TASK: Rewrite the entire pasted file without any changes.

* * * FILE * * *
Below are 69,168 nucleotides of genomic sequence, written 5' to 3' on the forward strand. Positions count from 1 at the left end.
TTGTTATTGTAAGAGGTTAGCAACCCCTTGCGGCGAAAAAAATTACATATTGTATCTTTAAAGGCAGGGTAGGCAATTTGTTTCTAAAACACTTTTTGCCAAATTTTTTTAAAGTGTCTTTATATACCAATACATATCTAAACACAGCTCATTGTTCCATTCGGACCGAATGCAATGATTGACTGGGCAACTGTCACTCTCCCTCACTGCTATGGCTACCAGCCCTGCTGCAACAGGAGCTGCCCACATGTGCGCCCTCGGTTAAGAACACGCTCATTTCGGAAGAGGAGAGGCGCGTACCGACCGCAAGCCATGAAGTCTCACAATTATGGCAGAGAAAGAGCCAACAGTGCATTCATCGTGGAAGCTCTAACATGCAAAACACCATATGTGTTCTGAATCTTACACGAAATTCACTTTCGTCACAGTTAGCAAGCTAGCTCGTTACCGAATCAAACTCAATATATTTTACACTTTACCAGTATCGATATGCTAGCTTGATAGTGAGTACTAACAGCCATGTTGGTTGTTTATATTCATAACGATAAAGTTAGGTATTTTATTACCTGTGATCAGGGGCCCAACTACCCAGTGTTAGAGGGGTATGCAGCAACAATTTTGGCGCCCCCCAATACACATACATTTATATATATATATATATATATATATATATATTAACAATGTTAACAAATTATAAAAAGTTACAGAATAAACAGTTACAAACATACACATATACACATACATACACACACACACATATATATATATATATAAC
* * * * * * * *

Below are 69,168 nucleotides of genomic sequence, written 5' to 3' on the forward strand. Positions count from 1 at the left end.
TTGTTATTGTAAGAGGTTAGCAACCCCTTGCGGCGAAAAAAATTACATATTGTATCTTTAAAGGCAGGGTAGGCAATTTGTTTCTAAAACACTTTTTGCCAAATTTTTTTAAAGTGTCTTTATATACCAATACATATCTAAACACAGCTCATTGTTCCATTCGGACCGAATGCAATGATTGACTGGGCAACTGTCACTCTCCCTCACTGCTATGGCTACCAGCCCTGCTGCAACAGGAGCTGCCCACATGTGCGCCCTCGGTTAAGAACACGCTCATTTCGGAAGAGGAGAGGCGCGTACCGACCGCAAGCCATGAAGTCTCACAATTATGGCAGAGAAAGAGCCAACAGTGCATTCATCGTGGAAGCTCTAACATGCAAAACACCATATGTGTTCTGAATCTTACACGAAATTCACTTTCGTCACAGTTAGCAAGCTAGCTCGTTACCGAATCAAACTCAATATATTTTACACTTTACCAGTATCGATATGCTAGCTTGATAGTGAGTACTAACAGCCATGTTGGTTGTTTATATTCATAACGATAAAGTTAGGTATTTTATTACCTGTGATCAGGGGCCCAACTACCCAGTGTTAGAGGGGTATGCAGCAACAATTTTGGCGCCCCCCAATACACATACATTTATATATATATATATATATATATATATATATTAACAATGTTAACAAATTATAAAAAGTTACAGAATAAACAGTTACAAACATACACATATACACATACATACACACACACACATATATATATATATATAAC